Travel and Adventure

Tropical Diseases

My attitude towards tiny things that kill you dead.

You know your trip is going to be interesting when the travel pharmacist signs off with “Nice to have known you”. Ominous.

 

I don’t like vaccinations much.

It’s not the needle thing (I essentially spent my childhood in a dentist chair getting jabbed and stabbed), or to do with the side effects. It’s not even the extortionate bill that accompanies courses of non-NHS vaccines.

No – it’s the active researching of the ways and mechanics that you can die, often horribly, while you’re meant to be on holiday. For sure, some of these symptoms could have been lifted directly out of a horror film and have washed away what I thought was a sturdy God complex. It appears I’m more vulnerable than I thought.

Unfortunately my British aversion to wasting my doctor’s time means I’ve accumulated quite the raft of aches pains and niggles for me to obsess over*. In my quiet time, I think I could definitely be a semi-professional hypochondriac. Add to this reels of gruesome reading material around tropical diseases (thanks webMD) and my current reality is shaped by psychosomatic symptoms of Japanese Encephalitis and Rabies, like the urge to avoid water or bite people. In fact, nearly all the best tropical diseases end in death (difficult to experience psychosomatically…). Messy and sensational death – and suddenly I’m transfixed on this.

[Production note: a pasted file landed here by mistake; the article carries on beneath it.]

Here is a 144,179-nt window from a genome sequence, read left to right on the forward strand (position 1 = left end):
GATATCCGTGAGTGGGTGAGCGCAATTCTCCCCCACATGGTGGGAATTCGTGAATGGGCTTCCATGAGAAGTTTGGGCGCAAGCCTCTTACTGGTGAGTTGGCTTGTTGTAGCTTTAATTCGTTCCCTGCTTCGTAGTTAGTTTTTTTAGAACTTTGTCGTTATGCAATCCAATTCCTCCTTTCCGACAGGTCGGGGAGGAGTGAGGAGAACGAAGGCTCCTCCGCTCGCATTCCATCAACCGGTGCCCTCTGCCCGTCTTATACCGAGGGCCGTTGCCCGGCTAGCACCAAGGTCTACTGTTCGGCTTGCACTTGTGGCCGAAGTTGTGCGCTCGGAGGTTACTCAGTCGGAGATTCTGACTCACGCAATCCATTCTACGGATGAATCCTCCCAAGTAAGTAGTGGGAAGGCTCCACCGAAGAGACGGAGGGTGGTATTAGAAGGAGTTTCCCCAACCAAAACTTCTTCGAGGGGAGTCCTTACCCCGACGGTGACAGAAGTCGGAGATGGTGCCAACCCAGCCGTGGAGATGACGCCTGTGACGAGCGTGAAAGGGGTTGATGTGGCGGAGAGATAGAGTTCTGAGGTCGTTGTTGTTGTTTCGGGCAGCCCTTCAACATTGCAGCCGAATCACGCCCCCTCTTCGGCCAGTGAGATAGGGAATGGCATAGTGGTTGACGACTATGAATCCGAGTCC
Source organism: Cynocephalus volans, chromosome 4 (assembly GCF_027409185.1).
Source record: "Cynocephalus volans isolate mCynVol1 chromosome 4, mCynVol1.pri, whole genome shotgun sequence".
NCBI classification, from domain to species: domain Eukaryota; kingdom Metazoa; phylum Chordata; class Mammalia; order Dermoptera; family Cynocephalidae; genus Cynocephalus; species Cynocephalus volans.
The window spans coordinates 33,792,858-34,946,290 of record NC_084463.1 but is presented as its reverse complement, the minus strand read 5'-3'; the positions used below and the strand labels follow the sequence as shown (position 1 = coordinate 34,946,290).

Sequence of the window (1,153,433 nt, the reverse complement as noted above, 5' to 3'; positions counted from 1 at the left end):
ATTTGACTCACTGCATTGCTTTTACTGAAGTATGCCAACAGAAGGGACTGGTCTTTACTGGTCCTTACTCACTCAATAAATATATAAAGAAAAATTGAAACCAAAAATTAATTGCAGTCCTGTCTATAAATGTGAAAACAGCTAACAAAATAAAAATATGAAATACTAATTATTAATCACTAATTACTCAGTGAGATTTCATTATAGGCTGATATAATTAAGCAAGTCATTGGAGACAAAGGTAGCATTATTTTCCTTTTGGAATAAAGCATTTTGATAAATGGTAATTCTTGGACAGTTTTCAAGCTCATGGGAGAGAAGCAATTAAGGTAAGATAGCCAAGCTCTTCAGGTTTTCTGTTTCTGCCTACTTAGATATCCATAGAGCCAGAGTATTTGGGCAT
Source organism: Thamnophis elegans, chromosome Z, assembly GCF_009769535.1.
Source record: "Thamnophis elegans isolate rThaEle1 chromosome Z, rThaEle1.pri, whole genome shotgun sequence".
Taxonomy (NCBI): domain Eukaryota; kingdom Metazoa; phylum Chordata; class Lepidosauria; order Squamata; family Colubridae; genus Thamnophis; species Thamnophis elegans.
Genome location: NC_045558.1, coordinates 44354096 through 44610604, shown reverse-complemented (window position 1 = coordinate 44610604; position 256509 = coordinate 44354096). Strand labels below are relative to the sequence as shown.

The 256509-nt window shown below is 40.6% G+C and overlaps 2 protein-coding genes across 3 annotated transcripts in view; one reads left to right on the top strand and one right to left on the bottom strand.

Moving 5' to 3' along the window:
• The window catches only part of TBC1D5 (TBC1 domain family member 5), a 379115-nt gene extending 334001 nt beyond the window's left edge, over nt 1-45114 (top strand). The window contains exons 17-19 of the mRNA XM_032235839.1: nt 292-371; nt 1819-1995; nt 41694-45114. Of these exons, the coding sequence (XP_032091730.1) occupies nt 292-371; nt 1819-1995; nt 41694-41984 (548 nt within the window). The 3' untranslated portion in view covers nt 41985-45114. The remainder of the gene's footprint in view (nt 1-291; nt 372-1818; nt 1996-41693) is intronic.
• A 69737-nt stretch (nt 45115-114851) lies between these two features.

However, while I might now be conscious of the microbial minefield that awaits, I can rationalize any worry away quickly by remembering one simple fact..

As adventurous as the destination might feel to me, many people call it their home. Potentially thousands of people are living in high risk areas with little or no healthcare, likely not the be vaccinated or even educated in specific disease prevention. It’s almost unfair to worry excessively about myself in those circumstances, especially since I could afford to be vaccinated against endemic diseases that ravage entire cities.

No, there’s no room to worry about meeting a grizzly, messy end and I’m certainly not going looking for any more incurable diseases that could, I don’t know, turn me inside out while I’m asleep. In this regard, ignorance is bliss. Just get jabbed, get educated and go.

*Case in point: I developed an eye twitch after a skull-cracker of a fall while Snowboarding a few months back. It only stopped twitching 10 weeks later when, out of nowhere, bruising in my eye socket emerged and subsided. The fact it went away on its own (eventually) further reinforces the idea that I don’t need a doctor, and increases the likelihood of adding one more undiagnosed brain injury to the trophy cabinet. 

 

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